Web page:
The move, announced Wednesday by a health organization supported by the United Nations, is aimed at helping people in poorer countries to get the drug.
The Medicines Patent Pool, or MPP, said in a joint statement that the agreement will make the drug molnupiravir available "in 105 low- and middle-income countries." The drug also will need approval from local health officials.
Under the agreement, the health agency is permitted to license qualified companies to manufacture the antiviral drug. Merck and its partners, Ridgeback Biotherapeutics and Emory University in Georgia, will not receive money for sales of molnupiravir as long as the World Health Organization considers COVID-19 a "Public Health Emergency of International Concern."
Pill awaiting approval
In early October, Merck reported that its experimental pill reduced hospitalizations and deaths by half among people infected with COVID-19 in a drug trial. The company is asking health officials in the United States and around the world to approve the pill for treatment of coronavirus infections.
Pfizer and Roche, two other drug companies, are also working on similar COVID-19 pills. But molnupiravir could be the first pill approved for the treatment of COVID-19. A pill can be taken at home and is easier to send around the world. All other approved COVID-19 treatments must be injected by healthcare workers.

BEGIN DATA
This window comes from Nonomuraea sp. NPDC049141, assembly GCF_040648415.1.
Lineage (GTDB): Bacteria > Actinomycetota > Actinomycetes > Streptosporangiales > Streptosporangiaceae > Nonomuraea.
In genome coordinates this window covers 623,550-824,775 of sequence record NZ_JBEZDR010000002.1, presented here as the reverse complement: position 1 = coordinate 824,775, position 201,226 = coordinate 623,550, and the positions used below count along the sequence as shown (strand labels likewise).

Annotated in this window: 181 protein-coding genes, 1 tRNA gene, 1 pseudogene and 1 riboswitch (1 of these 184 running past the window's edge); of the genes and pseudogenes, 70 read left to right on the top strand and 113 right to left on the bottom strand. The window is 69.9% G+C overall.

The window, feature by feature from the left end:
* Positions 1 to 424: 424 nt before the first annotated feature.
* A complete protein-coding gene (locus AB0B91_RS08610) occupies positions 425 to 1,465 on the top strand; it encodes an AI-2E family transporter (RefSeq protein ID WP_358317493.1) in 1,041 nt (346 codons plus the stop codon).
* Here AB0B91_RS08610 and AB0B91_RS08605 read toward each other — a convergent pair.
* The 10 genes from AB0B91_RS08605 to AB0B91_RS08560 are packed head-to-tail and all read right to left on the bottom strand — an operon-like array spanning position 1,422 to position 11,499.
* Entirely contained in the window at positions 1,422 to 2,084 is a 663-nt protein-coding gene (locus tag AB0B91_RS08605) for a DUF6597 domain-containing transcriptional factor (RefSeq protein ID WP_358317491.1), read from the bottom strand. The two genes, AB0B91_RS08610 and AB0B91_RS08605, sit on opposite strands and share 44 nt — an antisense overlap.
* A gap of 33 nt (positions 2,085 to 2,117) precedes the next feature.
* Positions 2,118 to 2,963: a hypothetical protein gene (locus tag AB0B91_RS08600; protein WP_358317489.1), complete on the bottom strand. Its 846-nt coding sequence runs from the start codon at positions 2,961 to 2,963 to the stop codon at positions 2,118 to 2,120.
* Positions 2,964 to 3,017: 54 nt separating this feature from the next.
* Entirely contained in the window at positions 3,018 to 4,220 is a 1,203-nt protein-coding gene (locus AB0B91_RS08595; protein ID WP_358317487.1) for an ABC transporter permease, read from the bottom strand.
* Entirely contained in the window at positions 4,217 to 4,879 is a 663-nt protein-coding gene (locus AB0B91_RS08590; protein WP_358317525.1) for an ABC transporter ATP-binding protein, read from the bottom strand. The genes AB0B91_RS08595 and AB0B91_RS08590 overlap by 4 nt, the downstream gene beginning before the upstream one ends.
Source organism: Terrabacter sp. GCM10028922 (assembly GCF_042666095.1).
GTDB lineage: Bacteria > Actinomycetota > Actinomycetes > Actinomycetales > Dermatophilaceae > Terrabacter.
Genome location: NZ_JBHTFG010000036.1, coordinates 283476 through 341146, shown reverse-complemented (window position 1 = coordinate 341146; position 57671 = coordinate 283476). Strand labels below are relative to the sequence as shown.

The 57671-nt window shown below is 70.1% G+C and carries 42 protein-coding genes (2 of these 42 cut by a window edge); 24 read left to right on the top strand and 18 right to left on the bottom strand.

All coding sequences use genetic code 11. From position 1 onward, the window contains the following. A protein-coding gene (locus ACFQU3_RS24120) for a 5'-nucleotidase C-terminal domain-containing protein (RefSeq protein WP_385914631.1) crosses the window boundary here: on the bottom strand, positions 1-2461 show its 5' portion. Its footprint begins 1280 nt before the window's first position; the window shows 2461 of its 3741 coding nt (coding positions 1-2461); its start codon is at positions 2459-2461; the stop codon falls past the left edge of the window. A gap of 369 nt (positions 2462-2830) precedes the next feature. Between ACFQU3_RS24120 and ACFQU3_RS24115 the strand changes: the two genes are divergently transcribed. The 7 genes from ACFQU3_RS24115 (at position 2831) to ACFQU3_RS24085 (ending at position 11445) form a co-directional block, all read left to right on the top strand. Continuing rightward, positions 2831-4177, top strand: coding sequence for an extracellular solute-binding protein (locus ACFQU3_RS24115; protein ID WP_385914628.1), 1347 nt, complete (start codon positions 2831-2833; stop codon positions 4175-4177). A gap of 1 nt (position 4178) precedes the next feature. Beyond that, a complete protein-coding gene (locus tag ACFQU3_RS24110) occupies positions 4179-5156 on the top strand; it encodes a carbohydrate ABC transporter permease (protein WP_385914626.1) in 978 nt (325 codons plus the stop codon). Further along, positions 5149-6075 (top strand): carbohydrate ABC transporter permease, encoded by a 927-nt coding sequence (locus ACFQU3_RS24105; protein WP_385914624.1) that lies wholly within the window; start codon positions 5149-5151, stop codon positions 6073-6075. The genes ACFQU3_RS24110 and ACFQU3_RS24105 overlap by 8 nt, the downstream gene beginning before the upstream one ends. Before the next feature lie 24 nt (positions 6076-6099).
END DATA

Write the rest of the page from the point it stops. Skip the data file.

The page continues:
Charles Gore is the Executive Director of MPP. He said early results of the drug were "compelling." Gore said the pill is an "important tool" to help deal with the current health crisis. He said he hoped the agreement will lead to others.
The non-profit group Doctors Without Borders, also known as MSF, welcomed the agreement to share Merck's COVID-19 pill. But it said the license "doesn't go far enough."
Yuanqiong Hu is a senior legal and policy adviser with MSF. She said the license does not include nearly half of the world's population in countries like Brazil and China. The two also have "strong, established capacity to produce and supply antiviral medicines."
Hu noted the license would also limit "the production and supply of more affordable and available generic molnupiravir."
Cheaper generic version
Merck said earlier that it could produce 10 million treatments of the pill this year. The treatment requires two pills a day for five days. The U.S. has already purchased 1.7 million treatments at the cost of $700 each.
The company is also working with several Indian companies to license cheaper, generic versions of molnupiravir for low- and middle-income countries. Researchers at Harvard University's T.H. Chan School of Public Health estimated that a generic version could cost less than $20 for each treatment.
Last week, the Bill & Melinda Gates Foundation announced that it would spend up to $120 million to help develop generic versions of molnupiravir.
"To end this pandemic, we need to ensure that everyone, no matter where they live in the world, has access to life-saving health products," said Melinda French Gates, co-chair of the Gates Foundation, in a statement.
I'm Jonathan Evans.